Also remarkable was the fact that Dublin, who was pretty much out of the race, had gotten to the rail, moved out five wide, and managed to finish fifth, beaten 53Ú4 lengths.
Super Saver tired badly, finishing a well-beaten eighth. ÒI thought we were in a good spot and it looked like the colt was relaxed,Ó Pletcher said. ÒHe was traveling well down the backside, but you could tell around the far turn he was empty. I thought Calvin gave him a perfect trip. This was back a little quick for him. Now weÕve got time to come back for a big summer. I wouldnÕt trade the Derby for anything.Ó
Borel said, ÒHe just wasnÕt able to get there today. IÕll win a lot of other races with this horse. HeÕs a good one.Ó
The final time was a solid 1:55.47, with the final three-sixteenths run in a strong :191Ú5.
ÒI almost fell off my chair,Ó said Jill Baffert. ÒBut I didnÕt care. HeÕs such a fighter.Ó
Both Dale Romans, trainer of First Dude, and Nick Zito, trainer of Jackson Bend, were proud of their horses, and Jackson BendÕs co-owner, Robert LaPenta, seemed as elated as if he had won. ÒWhat an amazing performance,Ó he said. ÒWhat a little tiger.Ó
Romans said of First Dude, ÒHe ran a monster race. When he saw BobÕs horse, he dug in and came again. IÕm very proud of him. WeÕll ship him to New York for the Belmont Stakes (gr. I) and get there early so we can get a few works over the track.Ó
Zito has Ice Box and Fly Down for the Belmont and will give Jackson Bend a well-deserved rest. Lookin At Lucky flew back to California the morning after the race and most likely will point for the Haskell Invitational (gr. I) at Monmouth.
ÒHe had a hard 2-year-old campaign, heÕs still growing, and because heÕs such a late foal, I want to give him some time and freshen him up,Ó Baffert said. ÒIÕm just so happy for the horse. He deserved this and to have his name up there with all the Preakness winners. He laid his little ears back and just kept digging in.Ó
After the race Baffert sent a text message to Gomez, saying, ÒSorry the way it worked out.Ó
This was a special moment for BaffertÕs longtime assistant Jimmy Barnes and his wife, Dana, who exercises Lookin At Lucky.
ÒItÕs so rewarding, just because of all weÕve been going through since the Santa Anita Derby; actually since the BreedersÕ Cup,Ó Jimmy said. ÒItÕs been one frustration after another. He finally got the trip he needed, and he showed what kind of horse he is. This horse wants to win, and he laid it down and gutted it out like heÕs done so many times before.Ó
ÒHeÕs just like a happy kid,Ó Dana said. ÒHeÕs like, ÔWhatever you want me to do IÕll do it.Õ What makes this so special is that, although weÕd won four Preaknesses, Jimmy and I have never been here at the same time, because one of us had to take care of the kids.Ó
Jimmy added, ÒItÕs so great for us to be together and enjoy it, and weÕre so happy for Martin. That kid rides his heart out.Ó
BaffertÕs brother Bill, who is a longtime friend of both Watson and Weitman, took great satisfaction in having been present for four of BobÕs Preakness victories.
ItÕs been 13 years since Baffert stormed on the scene with Silver Charm and became an instant rock star, with his milky white hair and quick wit. Back then, Pegram, who owned 1998 Kentucky Derby and Preakness winner Real Quiet, would bring his young grandson Gator to the big races, but Gator, who is now finishing high school, admits he doesnÕt remember much about those days.
Now, it is BaffertÕs son Bode, who is about the same age Gator was then, who is a fixture at the races. Jill and Bob realize Bode will not remember all this and the recognition he generates, with the crowd yelling out his name on the walk over to the paddock.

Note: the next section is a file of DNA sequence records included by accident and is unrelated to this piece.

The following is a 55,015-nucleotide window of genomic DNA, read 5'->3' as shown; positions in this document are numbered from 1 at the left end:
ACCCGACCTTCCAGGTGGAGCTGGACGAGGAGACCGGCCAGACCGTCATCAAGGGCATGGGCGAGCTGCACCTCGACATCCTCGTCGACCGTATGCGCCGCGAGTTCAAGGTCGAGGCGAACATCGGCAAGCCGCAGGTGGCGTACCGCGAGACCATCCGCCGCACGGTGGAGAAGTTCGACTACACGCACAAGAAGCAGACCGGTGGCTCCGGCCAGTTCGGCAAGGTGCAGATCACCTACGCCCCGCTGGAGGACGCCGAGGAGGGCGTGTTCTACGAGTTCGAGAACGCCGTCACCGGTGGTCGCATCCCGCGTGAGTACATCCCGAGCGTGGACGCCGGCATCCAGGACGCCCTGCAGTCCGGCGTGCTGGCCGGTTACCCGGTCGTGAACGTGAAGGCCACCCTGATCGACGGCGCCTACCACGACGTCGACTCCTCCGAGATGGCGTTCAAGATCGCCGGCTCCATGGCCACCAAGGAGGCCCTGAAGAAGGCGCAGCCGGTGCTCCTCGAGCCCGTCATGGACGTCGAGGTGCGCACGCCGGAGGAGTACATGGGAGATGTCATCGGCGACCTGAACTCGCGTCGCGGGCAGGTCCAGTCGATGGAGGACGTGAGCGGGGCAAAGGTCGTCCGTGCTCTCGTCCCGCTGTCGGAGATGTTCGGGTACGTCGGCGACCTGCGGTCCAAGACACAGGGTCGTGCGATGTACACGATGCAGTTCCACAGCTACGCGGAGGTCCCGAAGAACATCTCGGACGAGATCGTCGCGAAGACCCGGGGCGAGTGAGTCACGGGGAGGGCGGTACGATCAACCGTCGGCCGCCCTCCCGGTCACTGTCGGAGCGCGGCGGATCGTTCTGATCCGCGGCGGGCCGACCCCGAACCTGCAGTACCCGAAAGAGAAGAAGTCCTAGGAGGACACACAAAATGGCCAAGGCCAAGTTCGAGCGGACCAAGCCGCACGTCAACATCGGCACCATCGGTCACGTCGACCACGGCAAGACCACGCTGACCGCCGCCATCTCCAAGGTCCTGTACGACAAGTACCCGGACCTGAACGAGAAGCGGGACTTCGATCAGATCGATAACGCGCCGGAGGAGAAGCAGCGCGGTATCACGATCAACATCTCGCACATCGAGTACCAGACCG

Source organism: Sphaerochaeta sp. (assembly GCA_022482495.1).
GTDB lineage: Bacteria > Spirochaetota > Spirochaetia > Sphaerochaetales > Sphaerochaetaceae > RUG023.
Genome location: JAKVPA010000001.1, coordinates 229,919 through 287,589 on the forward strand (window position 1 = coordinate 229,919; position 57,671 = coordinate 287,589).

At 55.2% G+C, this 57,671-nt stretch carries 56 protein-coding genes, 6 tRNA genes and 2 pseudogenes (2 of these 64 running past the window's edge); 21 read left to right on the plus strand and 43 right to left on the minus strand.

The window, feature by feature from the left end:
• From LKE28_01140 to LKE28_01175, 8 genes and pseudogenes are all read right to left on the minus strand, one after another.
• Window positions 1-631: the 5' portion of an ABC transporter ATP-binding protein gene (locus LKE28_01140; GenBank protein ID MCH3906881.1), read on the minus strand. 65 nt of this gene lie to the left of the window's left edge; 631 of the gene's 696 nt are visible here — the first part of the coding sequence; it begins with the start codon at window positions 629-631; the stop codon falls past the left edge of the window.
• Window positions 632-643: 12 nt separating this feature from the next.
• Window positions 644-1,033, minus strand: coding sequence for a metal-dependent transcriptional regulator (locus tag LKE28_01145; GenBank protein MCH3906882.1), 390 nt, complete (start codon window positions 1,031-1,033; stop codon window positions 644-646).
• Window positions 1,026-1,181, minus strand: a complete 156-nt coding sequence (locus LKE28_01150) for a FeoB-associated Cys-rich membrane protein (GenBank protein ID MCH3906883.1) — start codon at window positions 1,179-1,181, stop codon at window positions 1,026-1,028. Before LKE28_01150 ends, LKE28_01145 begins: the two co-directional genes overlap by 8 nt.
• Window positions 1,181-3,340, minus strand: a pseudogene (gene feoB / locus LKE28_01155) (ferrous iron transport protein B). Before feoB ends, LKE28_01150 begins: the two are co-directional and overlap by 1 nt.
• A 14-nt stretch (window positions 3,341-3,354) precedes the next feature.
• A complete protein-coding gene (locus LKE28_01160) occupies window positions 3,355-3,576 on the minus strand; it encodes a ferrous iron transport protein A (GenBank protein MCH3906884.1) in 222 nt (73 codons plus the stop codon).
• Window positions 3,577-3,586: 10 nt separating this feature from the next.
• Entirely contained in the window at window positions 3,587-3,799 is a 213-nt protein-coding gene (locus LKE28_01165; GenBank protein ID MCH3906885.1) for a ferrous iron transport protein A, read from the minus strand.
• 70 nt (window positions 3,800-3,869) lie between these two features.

ÒItÕs like the changing of the guard,Ó Jill said about Gator and Bode. But now there is one difference. ÒIÕll remember this one,Ó Gator said after the race. ÒThis is special.Ó
What made this race even more special for Baffert was that his parents are still alive to see and enjoy it. His mother has been ill for several years and this was a tonic for her as she watched back home in Nogales, Ariz.
ÒIt means so much that my parents were able to see this,Ó Baffert said. ÒItÕs keeping them alive watching these big races. ItÕs more for my parents than anything else. My motherÕs (Ellie) been hanging in there, but itÕs tough. I spoke to her after the race, and she said, ÔDad and I were cheering, and I kept saying ÒYou did it.Ó And I got to see my baby (Bode) on television.Õ Ó
Ellie said the next day, ÒThat was just tremendous. You know, Bobby has won three Derbys, but IÕve never gotten so many phone calls as I did after this race. Maybe itÕs because he hadnÕt won (a classic) in a long time. But IÕm so happy, and IÕm proud of olÕ Bobby. He bounced right back; I always knew he would. Bill called and told me about the crowd cheering Bode before the race. IÕm crazy about that baby. All my kids have grown up, and heÕs the only baby I have left.Ó
Pegram summed up the feelings of his partners when he said, ÒWeÕre all luckier than hell to have each other and to have a horse like this. We all know weÕve been blessed and the horse keeps showing us how blessed we are.Ó
Long after the races Watson was still trying to figure out how to cash his winning tickets. He slipped through a small opening in the Maryland Jockey Club tent and went up to the mutuel clerk who was still there. After telling her who he was, he had to wait until someone arrived with a bag of money, at which time the mutuel clerk proceeded to count out a stack of bills for him.
She then congratulated Watson and asked him, ÒIs your name in the program as the owner or are you just part of a syndicate?Ó
Watson paused for a second and replied, ÒHey, youÕre lookinÕ at lucky.Ó
The following morning everyone had already shipped out, and only BaffertÕs horses remained. Unlike the frenzied party atmosphere of the night before, all was quiet, except for the occasional chirping of a robin. Baffert leaned against the fence and said, ÒYou know, it was so easy getting up this morning. The morning after the Derby I couldnÕt drag myself out of bed. But when that alarm went off today, I jumped out of bed and couldnÕt wait to get to the barn and see the horse and talk about the race again.Ó
Baffert then leaned his head his back ever so slightly, took a big whiff of the cool morning air, and said, ÒAah, smells likeÉvictory.Ó